Thursday, March 10, 2016

My Log 505 March 10 2016: Russia ahead of the game in women in senior business positions: a prominent investigator gives the credit to the principles learned under Communism

I came across an interesting suggestion in an article I read this week about the extent to which women are included among the directors of enterprises of various sorts, in countries around the world.
The study was made by a group called Grant Thornton International, a sort of consortium of companies engaged in advocacy towards government (as I understood it. I hope I have got that right).
They conducted more than 5500 interviews in 36 national economies, as to how many women are CEOs, financial, human resources or marketing chiefs in their companies, and the surprise was that Russia came out at the top, far ahead of all other countries.
Even more surprising was the reason given by this supremely capitalist investigators: they attributed this result to the long experience of Communism, with its practice of prioritizing equality principles, its high levels of education for women, and its customary provision of family programmes for women workers.
That this was not a freak result is indicated by the fact that Russia heads the table with 45 per cent of senior roles in business held by women, followed by Lithuania (and the Phillippines, indicating that south-east Asia is also strong in this regard) with 39 per cent, Georgia 38 per cent, Estonia, Poland and Thailand on 37 per cent, Indonesia 36 per cent,  Latvia 35 per cent and Mainland China 30 per cent, with the G7 countries well behind at an average 22 per  cent, with Italy, France and Canada ahead of Germany which has only  15 per cent of women executives.  Since we have been conditioned to think of German and American business to be the most efficient in the world, it is of interest that the global average for women in senior positions is 24 per cent, but 33 per cent of the contacted companies had no  women in senior positions, and thus the report says the UK. U.S. and India alone are foregoing as much as $655 billion in profits.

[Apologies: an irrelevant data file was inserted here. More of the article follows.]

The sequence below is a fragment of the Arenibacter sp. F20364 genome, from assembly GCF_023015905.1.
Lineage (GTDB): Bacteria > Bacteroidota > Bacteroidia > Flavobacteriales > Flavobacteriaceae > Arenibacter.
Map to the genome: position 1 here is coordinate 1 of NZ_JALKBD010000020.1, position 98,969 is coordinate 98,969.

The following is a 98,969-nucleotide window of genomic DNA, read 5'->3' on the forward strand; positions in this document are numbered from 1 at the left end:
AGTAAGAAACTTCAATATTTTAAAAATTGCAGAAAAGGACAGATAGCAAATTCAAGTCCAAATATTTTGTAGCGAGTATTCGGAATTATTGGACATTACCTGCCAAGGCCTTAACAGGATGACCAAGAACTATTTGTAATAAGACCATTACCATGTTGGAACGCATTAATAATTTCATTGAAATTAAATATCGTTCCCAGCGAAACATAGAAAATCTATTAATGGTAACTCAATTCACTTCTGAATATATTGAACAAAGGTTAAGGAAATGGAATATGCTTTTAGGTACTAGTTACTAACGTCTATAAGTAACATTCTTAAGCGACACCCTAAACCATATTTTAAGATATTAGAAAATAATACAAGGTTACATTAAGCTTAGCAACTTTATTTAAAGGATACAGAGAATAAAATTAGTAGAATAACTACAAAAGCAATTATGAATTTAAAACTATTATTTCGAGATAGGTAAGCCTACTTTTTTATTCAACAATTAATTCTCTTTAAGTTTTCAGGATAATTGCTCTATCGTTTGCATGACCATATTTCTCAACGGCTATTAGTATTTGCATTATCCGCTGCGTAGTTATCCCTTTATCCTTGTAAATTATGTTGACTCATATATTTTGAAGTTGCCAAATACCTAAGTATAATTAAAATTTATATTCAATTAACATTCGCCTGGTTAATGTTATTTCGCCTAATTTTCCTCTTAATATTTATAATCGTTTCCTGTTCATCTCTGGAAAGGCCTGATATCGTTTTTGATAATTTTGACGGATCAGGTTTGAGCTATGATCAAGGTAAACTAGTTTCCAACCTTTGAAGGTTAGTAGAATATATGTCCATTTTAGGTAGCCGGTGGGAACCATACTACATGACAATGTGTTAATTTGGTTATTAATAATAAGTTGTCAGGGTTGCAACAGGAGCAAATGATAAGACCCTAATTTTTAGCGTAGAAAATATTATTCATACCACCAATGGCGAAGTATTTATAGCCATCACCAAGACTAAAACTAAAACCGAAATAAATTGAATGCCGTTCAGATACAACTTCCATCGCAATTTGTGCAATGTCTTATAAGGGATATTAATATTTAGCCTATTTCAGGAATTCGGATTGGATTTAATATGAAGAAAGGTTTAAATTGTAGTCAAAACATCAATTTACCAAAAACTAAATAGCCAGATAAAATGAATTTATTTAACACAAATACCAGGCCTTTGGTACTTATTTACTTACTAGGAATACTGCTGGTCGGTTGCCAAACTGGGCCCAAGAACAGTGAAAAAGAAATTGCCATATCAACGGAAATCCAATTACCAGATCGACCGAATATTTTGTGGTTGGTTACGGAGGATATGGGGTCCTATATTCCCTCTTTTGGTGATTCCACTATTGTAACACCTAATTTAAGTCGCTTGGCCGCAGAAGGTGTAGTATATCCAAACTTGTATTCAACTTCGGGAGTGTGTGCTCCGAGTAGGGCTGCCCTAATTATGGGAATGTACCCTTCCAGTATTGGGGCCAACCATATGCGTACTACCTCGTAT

To read this praise for something done in Communist countries --- customarily completely damned as the world’s most inefficient economies --- is so amazing that I feel I should quote the actual words of the report: “Eastern Europe owes some of its continued women-in-business success to the legacy of Communist principles on equality. The maxim that men and women are equal partners seems to have sparked a trend within the business world that shows little sign of diminishing. When interviewed by the Guardian newspaper about life in
Poland, Maya Mortensen, a woman who grew up under Communist rule in the 1950s and 60s, commented: ‘The regime made absolutely no distinction between men and women. I never even thought about the division – all advance in society was open to men and women equally.’ A social norm seems to have been created in Eastern Europe under communism, where younger women do not question whether or not they could lead in the future and women in leadership are not seen as a rarity or unconventional. In addition, in Eastern Europe it was common for women to receive higher education, including in subjects such as engineering and mathematics, providing a strong basis on which to build a successful career. And there was high-quality childcare attached to most workplaces, overcoming one of the most common barriers to women’s progression in business.”
I have often wondered why, when these countries decided to abandon Communism, they all seemed to throw the baby out with the bathwater, and it is encouraging to find that some of their advances in social behaviour have lived on after them.
One of the things I hold against capitalism is that the system makes demands on those who do its work, but rarely gives them the support required if they are to perform their jobs satisfactorily.  For me, the template example of the heartlessness of capitalism is that they have created a system which requires a household to have two incomes if it to get by, yet it refuses to make the social spending that would help those two workers to perform to their best ability.
The classic example is the refusal in most jurisdictions to provide publicly funded, expert day-care for the children of a couple both of whom are in the work force. I read this week that since Quebec, far ahead in this field in Canada, in 1997 introduced  $5 a day subsidized day-care, the participation of women in the work force has doubled, the province’s GNP has risen dramatically, and poverty has been reduced.
Communism had this covered completely: I remember when we were making a film about a cotton factory with 6,000 workers in China in 1978, even before they could walk, all the babies were delivered to the factory’s child crèche where they were given expert, sympathetic care aided by the mothers who were given periods off to attend to their children during the working day. If they could do that in the poorest country in the world I asked myself why it was not the norm in Canada, one of the richest countries in the world. I think studies made in Quebec have shown the economic benefits gained from the child-care programme in terms of increased production, relief from poverty and the like and it will amaze me if the present provincial government will succeed in cutting the programme to the bare bones, thus jeopardizing these economic and social gains.

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